Research pushing yields towards their potential in the high rainfall zone

image of Penny Riffkin
Through GRDC’s ‘Optimising the yield and economic potential of high input cropping systems in the HRZ’ investment, researchers led by Penny Riffkin (pictured), of Agriculture Victoria, are developing new knowledge, tools, resources and recommendations to push yields and improve grower profitability. Photo: GRDC

Potential exists for grain growers in southern Australia’s high rainfall zone (HRZ) to increase their wheat and canola yields by an average of 50 percent, according to yield modelling.

The difference between today’s reality and tomorrow’s potential – known as the ‘yield gap’ – is the focus of a concerted research effort to enable growers to extract a great deal more from their crops.

Through the Grains Research and Development Corporation’s ‘Optimising the yield and economic potential of high input cropping systems in the HRZ’ investment, researchers are developing new knowledge, tools, resources and recommendations to push yields and improve grower profitability.

Agriculture Victoria is leading the research initiative which has established that by providing sufficient nutrients, wheat and canola yields can approach water-limited potential, except in cases of severe waterlogging or drought.

Agriculture Victoria Hamilton-based senior research scientist, Penny Riffkin, says the project has three main components, outputs from which will enhance understanding of crop physiology in order to identify crop types better suited to the HRZ and also inform growers’ tactical decision-making in their quest to bridge the yield gap.

“The first component is focusing on ideal wheat types that are better suited to this region, in terms of phenology and canopy architecture,” says Ms Riffkin, who discusses the project in a new GRDC YouTube video.

“The second component involves looking at canola types – again phenology and canopy architecture – ideally suited to the HRZ, while the third component is looking at how, with these optimum crop types, we can achieve higher yields through better management, in particular optimum nutrition.”

The nutrition component of the research involves trials of wheat and canola, with the research focusing on the interactions between multiple nutrients, including nitrogen (N), phosphorus (P), potassium (K), sulphur (S) and micronutrients.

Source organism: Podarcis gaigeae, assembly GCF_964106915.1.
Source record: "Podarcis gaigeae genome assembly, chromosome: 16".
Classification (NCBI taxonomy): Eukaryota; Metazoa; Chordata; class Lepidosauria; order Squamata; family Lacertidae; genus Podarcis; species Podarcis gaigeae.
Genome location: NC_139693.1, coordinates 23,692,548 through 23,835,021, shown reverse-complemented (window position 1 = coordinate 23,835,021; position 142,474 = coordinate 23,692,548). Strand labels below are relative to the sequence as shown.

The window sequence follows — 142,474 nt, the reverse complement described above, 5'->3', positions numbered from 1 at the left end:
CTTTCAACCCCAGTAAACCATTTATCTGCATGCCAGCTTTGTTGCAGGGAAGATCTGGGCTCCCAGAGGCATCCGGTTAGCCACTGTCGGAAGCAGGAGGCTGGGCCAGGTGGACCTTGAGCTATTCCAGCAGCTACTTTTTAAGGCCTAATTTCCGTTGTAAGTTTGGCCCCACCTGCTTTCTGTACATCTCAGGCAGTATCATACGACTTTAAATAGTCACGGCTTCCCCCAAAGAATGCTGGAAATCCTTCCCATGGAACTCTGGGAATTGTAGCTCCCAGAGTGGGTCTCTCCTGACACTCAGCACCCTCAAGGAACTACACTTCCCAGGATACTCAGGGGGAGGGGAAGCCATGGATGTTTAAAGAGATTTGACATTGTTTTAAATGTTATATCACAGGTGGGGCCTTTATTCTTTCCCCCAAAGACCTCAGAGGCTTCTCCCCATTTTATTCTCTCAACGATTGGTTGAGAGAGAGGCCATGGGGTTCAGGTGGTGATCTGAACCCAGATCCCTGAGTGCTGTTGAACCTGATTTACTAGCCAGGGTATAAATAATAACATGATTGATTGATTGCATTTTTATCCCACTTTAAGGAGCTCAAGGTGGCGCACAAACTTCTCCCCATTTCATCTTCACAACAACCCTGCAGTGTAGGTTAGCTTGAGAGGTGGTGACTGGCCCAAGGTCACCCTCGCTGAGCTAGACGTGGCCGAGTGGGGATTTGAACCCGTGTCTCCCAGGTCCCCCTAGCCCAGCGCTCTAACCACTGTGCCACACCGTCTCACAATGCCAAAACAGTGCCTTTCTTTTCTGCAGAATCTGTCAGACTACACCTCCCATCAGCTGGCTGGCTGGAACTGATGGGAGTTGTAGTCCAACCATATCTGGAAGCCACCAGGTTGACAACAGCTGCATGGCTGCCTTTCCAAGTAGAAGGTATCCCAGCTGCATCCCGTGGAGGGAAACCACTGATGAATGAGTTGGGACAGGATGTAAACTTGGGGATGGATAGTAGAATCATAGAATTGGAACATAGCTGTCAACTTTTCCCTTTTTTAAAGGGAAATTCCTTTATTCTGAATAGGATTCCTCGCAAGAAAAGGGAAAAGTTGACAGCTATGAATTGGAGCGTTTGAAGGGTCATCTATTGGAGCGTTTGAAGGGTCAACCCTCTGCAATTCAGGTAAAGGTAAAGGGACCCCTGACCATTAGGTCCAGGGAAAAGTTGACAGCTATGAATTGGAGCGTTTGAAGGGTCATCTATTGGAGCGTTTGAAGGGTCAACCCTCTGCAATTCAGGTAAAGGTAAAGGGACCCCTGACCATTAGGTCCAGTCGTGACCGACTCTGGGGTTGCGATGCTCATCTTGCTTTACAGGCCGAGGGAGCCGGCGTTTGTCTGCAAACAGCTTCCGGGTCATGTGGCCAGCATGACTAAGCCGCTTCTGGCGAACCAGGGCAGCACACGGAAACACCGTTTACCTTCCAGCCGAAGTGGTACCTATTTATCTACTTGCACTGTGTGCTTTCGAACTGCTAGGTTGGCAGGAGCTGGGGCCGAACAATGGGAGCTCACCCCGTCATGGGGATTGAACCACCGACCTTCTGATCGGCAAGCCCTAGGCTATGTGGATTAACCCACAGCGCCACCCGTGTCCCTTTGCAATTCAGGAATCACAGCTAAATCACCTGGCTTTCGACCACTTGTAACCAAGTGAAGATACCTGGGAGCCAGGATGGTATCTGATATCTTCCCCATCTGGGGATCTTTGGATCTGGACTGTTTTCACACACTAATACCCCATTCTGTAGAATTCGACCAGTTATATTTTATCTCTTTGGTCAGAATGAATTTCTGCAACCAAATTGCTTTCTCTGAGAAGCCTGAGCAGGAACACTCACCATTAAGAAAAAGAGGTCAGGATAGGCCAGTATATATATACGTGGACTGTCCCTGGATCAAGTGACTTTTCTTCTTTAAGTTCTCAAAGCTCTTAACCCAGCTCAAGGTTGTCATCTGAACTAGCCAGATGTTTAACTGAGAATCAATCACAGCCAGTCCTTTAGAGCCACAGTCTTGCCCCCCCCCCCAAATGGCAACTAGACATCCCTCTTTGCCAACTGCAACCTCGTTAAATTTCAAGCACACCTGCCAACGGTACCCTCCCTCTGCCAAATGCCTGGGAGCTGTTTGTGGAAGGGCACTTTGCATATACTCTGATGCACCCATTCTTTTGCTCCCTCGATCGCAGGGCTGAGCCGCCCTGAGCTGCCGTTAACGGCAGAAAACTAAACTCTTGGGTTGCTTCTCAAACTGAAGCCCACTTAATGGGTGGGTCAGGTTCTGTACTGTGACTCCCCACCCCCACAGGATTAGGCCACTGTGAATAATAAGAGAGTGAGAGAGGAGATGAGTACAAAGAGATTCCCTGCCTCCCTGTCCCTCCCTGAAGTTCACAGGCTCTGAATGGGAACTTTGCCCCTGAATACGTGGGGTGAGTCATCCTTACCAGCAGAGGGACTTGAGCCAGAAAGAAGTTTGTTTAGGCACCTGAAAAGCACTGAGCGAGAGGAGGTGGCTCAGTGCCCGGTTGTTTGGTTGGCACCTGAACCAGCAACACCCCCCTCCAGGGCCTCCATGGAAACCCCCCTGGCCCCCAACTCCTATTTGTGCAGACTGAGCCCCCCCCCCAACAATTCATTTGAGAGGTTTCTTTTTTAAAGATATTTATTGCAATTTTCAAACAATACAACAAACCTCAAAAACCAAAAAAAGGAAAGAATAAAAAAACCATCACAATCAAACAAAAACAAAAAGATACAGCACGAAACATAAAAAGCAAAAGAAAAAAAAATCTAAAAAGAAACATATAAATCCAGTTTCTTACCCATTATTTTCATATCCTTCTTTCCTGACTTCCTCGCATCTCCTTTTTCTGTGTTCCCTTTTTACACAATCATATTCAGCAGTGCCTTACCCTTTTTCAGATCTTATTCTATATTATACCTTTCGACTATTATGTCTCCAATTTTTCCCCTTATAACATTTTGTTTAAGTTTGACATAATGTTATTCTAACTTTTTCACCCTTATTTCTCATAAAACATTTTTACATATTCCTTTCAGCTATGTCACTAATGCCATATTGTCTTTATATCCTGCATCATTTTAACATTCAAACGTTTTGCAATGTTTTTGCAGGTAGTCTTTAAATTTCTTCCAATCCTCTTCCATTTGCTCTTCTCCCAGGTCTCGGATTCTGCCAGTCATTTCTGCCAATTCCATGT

Research data from numerous field experiments across multiple sites is providing a better understanding of the responses to nutrients, both positive and negative.

“It could be that putting on more nutrients will give you a 30 percent yield increase, or in some cases it could even give you an 80 percent yield increase, but it may not be economical to do so,” Ms Riffkin says.

“Also, growers may not be necessarily getting the response to nitrogen (N) that they were expecting and it could possibly be due to a lack of other nutrients, such as P, K and S.”

While N decisions can be made in-crop, a key finding from the research to date is that decisions relating to the application of phosphorus, potassium and sulphur must be made before the crop is sown.

“The crop response will be limited by the nutrient which is most limited,” Ms Riffkin says.

“We really need to have P, K and S levels sufficient at the start of the season in order to achieve good crop establishment and good growth, particularly in the HRZ where you might have the need for crops to be able to out-compete weeds or become a reasonable size before the onset of waterlogging.”

To help growers navigate these nutrition variables and to achieve the most profitable yields, three Excel-based decision support tools are under development to determine the economic optimum rate of macronutrients under various conditions.

“Growers can input their location, their crop type, the expected water limited yield of those crops, input costs and product price, plus there is also the provision to adjust that information depending on evolving seasonal conditions,” Ms Riffkin says.

“From that input, growers will be given the optimum combination of different nutrients – amount and type – to give them the best opportunity to achieve optimum yields from their wheat and canola.”

The Excel tools (available but still in development) are currently populated for several sites in southern Victoria and the South-East of South Australia. The tools are being tested on-farm and more sites will be added soon, including one for Tasmania.

The tools can be downloaded free of charge via the GRDC Communities website.

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